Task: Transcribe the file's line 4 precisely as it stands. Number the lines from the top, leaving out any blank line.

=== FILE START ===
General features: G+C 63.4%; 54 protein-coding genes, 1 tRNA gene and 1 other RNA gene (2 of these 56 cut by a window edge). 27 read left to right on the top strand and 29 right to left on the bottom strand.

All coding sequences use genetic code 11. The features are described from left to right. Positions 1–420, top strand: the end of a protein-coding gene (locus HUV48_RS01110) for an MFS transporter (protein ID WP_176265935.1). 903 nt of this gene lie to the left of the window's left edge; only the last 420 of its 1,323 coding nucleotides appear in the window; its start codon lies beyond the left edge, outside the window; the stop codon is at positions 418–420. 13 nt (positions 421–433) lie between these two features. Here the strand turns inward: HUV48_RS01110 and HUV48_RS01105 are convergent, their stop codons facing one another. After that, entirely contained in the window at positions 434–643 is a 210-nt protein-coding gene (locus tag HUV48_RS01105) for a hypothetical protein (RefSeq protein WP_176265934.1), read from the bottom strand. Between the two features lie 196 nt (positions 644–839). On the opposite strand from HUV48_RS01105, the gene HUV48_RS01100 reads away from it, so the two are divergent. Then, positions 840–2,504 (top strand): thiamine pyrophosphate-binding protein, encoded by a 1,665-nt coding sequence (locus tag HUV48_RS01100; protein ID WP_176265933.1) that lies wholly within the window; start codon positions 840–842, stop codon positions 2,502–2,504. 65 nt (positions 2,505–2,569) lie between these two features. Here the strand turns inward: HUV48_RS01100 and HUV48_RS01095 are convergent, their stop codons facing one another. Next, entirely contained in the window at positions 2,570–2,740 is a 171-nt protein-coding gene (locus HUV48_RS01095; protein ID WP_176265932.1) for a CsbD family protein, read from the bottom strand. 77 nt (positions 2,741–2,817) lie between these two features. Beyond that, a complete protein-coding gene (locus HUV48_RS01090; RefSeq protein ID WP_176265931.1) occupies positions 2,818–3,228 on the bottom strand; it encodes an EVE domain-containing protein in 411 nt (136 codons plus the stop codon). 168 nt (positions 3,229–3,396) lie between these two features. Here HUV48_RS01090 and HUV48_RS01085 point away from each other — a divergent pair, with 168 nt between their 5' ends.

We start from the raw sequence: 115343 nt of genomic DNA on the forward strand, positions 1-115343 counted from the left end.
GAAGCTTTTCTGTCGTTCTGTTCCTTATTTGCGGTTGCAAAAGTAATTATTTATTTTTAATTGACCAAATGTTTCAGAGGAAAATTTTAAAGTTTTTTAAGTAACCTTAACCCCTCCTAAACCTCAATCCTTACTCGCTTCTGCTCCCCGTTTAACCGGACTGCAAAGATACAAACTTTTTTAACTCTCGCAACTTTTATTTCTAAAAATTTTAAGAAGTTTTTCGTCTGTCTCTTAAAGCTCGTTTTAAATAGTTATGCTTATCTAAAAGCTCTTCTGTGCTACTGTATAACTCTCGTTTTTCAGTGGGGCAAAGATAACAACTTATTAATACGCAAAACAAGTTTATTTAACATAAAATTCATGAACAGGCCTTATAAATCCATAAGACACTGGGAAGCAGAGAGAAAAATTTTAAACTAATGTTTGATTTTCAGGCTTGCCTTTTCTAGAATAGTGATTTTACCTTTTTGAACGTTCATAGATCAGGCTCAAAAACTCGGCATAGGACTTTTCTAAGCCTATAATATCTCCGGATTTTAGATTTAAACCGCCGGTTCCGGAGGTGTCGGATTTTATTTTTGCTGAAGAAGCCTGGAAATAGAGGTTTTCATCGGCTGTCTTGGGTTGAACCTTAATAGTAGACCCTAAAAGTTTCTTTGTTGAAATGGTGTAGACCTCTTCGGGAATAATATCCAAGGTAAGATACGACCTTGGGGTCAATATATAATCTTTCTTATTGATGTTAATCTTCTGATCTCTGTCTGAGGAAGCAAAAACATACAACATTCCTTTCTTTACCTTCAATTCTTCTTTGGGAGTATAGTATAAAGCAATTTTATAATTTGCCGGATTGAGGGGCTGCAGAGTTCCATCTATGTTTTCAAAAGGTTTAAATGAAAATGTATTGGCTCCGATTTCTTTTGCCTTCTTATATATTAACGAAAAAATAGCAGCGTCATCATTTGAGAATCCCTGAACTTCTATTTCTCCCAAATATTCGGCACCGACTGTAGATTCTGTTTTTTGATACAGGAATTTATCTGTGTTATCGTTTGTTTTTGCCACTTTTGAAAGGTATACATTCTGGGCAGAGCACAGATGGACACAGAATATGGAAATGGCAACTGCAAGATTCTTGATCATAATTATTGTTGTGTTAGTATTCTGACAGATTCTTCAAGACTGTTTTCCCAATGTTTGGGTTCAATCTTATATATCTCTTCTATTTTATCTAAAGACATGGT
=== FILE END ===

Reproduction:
GAAGCTTTTCTGTCGTTCTGTTCCTTATTTGCGGTTGCAAAAGTAATTATTTATTTTTAATTGACCAAATGTTTCAGAGGAAAATTTTAAAGTTTTTTAAGTAACCTTAACCCCTCCTAAACCTCAATCCTTACTCGCTTCTGCTCCCCGTTTAACCGGACTGCAAAGATACAAACTTTTTTAACTCTCGCAACTTTTATTTCTAAAAATTTTAAGAAGTTTTTCGTCTGTCTCTTAAAGCTCGTTTTAAATAGTTATGCTTATCTAAAAGCTCTTCTGTGCTACTGTATAACTCTCGTTTTTCAGTGGGGCAAAGATAACAACTTATTAATACGCAAAACAAGTTTATTTAACATAAAATTCATGAACAGGCCTTATAAATCCATAAGACACTGGGAAGCAGAGAGAAAAATTTTAAACTAATGTTTGATTTTCAGGCTTGCCTTTTCTAGAATAGTGATTTTACCTTTTTGAACGTTCATAGATCAGGCTCAAAAACTCGGCATAGGACTTTTCTAAGCCTATAATATCTCCGGATTTTAGATTTAAACCGCCGGTTCCGGAGGTGTCGGATTTTATTTTTGCTGAAGAAGCCTGGAAATAGAGGTTTTCATCGGCTGTCTTGGGTTGAACCTTAATAGTAGACCCTAAAAGTTTCTTTGTTGAAATGGTGTAGACCTCTTCGGGAATAATATCCAAGGTAAGATACGACCTTGGGGTCAATATATAATCTTTCTTATTGATGTTAATCTTCTGATCTCTGTCTGAGGAAGCAAAAACATACAACATTCCTTTCTTTACCTTCAATTCTTCTTTGGGAGTATAGTATAAAGCAATTTTATAATTTGCCGGATTGAGGGGCTGCAGAGTTCCATCTATGTTTTCAAAAGGTTTAAATGAAAATGTATTGGCTCCGATTTCTTTTGCCTTCTTATATATTAACGAAAAAATAGCAGCGTCATCATTTGAGAATCCCTGAACTTCTATTTCTCCCAAATATTCGGCACCGACTGTAGATTCTGTTTTTTGATACAGGAATTTATCTGTGTTATCGTTTGTTTTTGCCACTTTTGAAAGGTATACATTCTGGGCAGAGCACAGATGGACACAGAATATGGAAATGGCAACTGCAAGATTCTTGATCATAATTATTGTTGTGTTAGTATTCTGACAGATTCTTCAAGACTGTTTTCCCAATGTTTGGGTTCAATCTTATATATCTCTTCTATTTTATCTAAAGACATGGT